Make sure you start a Timer. Keeping track of time is a simple but crucial tip to ensure your team will successfully run an efficient retrospective.
Each column of your board helps you organize your ideas. Even if you are the facilitator of this retrospective, you will most likely take on the participant's role as well, right? Try to be as specific as possible so that your teammates can easily understand your comments.
To provide an appropriate level of psychological security, allow participants to share comments anonymously.
At this stage, you want to avoid group thinking at all costs. People should not influence each other in the process. Make sure people cannot see what other participants are writing in this step.
Reveal all comments after everyone has finished adding comments.
👍 With Neatro: participants will only see their own comments at this step. They also have the option of writing comments using their name or anonymously. As a Facilitator, you will be able to set a Timer visible to everybody. Also, when a participant is done writing comments, he/she can click on “I’m finished” to let everybody know he/she’s ready to move on to the next step.
Step 2: Group comments
Get your board lean and well organized. This step allows you to regroup similar comments and attach/create topics.
1/ Drag and Drop Grouping
You might have a lot of comments displayed on the board at this point. Regroup similar comments to help your teammates understand the weight of each idea.
👍 With Neatro: if you find similar ideas, drag a comment on another to create a group. Click on the group to display all of the comments.
2/ Use topics to better identify your challenges
Regrouping similar comments is not enough! Adding topics will significantly help you organize your team's ideas.
"What's a topic?" you may ask.
It could be anything. We usually tend to see "core team dimensions" reflected in the topics (e.g., Ownership, Value, Speed, Process, Collaboration, etc.). Still, you could create any topic that would help you efficiently manage your team's comments.
👍 With Neatro: To add a topic to any comment on Neatro, click on the "Add Topic" button. We already created 10 Neatro topics for you based on the most common team challenges, but you can also create your own topics.
Step 3: Vote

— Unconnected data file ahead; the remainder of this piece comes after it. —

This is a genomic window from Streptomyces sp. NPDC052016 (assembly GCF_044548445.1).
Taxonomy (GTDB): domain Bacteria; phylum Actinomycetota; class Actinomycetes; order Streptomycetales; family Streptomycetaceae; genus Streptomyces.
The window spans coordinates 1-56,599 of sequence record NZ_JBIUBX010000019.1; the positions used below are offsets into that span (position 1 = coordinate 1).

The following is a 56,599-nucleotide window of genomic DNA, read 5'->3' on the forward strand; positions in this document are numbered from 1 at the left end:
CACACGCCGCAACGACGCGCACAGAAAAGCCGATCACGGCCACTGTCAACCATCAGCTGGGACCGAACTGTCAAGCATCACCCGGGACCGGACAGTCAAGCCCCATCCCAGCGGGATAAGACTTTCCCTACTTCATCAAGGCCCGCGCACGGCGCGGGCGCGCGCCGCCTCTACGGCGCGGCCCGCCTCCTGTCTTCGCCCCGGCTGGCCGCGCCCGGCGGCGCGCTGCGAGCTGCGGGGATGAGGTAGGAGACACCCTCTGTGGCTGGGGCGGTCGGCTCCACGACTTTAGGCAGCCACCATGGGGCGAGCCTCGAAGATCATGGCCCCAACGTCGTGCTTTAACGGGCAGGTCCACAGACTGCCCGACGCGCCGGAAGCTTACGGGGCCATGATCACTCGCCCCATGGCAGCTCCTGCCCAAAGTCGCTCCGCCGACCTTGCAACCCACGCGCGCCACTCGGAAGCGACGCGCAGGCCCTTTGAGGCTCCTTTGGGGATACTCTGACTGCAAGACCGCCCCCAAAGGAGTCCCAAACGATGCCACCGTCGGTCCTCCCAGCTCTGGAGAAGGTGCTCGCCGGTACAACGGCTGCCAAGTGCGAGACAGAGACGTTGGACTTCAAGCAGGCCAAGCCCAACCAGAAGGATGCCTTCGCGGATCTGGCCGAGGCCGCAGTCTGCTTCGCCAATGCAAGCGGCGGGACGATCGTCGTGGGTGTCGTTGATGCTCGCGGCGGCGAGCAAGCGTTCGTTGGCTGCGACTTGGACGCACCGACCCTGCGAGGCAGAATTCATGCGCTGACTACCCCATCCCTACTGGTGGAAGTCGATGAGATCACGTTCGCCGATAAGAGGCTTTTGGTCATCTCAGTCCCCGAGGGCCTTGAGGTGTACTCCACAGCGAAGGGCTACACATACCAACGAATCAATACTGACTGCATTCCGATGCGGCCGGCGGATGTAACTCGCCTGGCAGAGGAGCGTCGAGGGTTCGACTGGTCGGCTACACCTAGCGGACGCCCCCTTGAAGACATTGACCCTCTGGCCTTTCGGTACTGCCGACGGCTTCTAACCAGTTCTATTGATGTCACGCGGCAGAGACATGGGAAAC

Time to prioritize items to focus on what really matters.
Proceed to a vote session to narrow down the number of items you would like to discuss in the next phase.
Two rules that we heavily suggest to apply at this step:
Make sure that nobody can see the other's votes,
Allow each participant to spend their votes on one or multiple items.
👍 With Neatro: the number of votes can easily be changed if needed. The Facilitator needs to click on the wheel icon to update the maximum number of votes per person.
Step 4: Build your team Action Plan
Collectively define what needs to be done to make the team grow. Discuss the most voted topics or comments with your team to create action items.
Assign an owner to each action item, and provide a short and clear description so everyone can understand how to resolve their action items.
👍 With Neatro: you can play out with a collection of sorting rules and filters to better identify the comments that need to be discussed. Once you're done with the Action Plan, you can access your retrospective report.
3 tips to make your next online retrospective a success
I know you are ready and super excited to launch your 4Ls retrospective with your team but wait!
You might as well love those quick and simple tips to run a fantastic team meeting.
Tip #1: Add an ice-breaker to let everybody “psychologically enter” the meeting
Break the ice by introducing short activities such as sharing lively anecdotes with the team. Be creative!
Tip #2: Make sure everyone is heard
Providing a space where everyone feels safe to discuss and share their opinions is crucial. Even more in a remote working environment.
Tip #3: Empower your team members
In a distributed retrospective, ask team members to divide the action items among themselves.
If you’d like to discover more practical tips, I warmly suggest you to read our Remote Retrospective in 2021: The Complete Guide.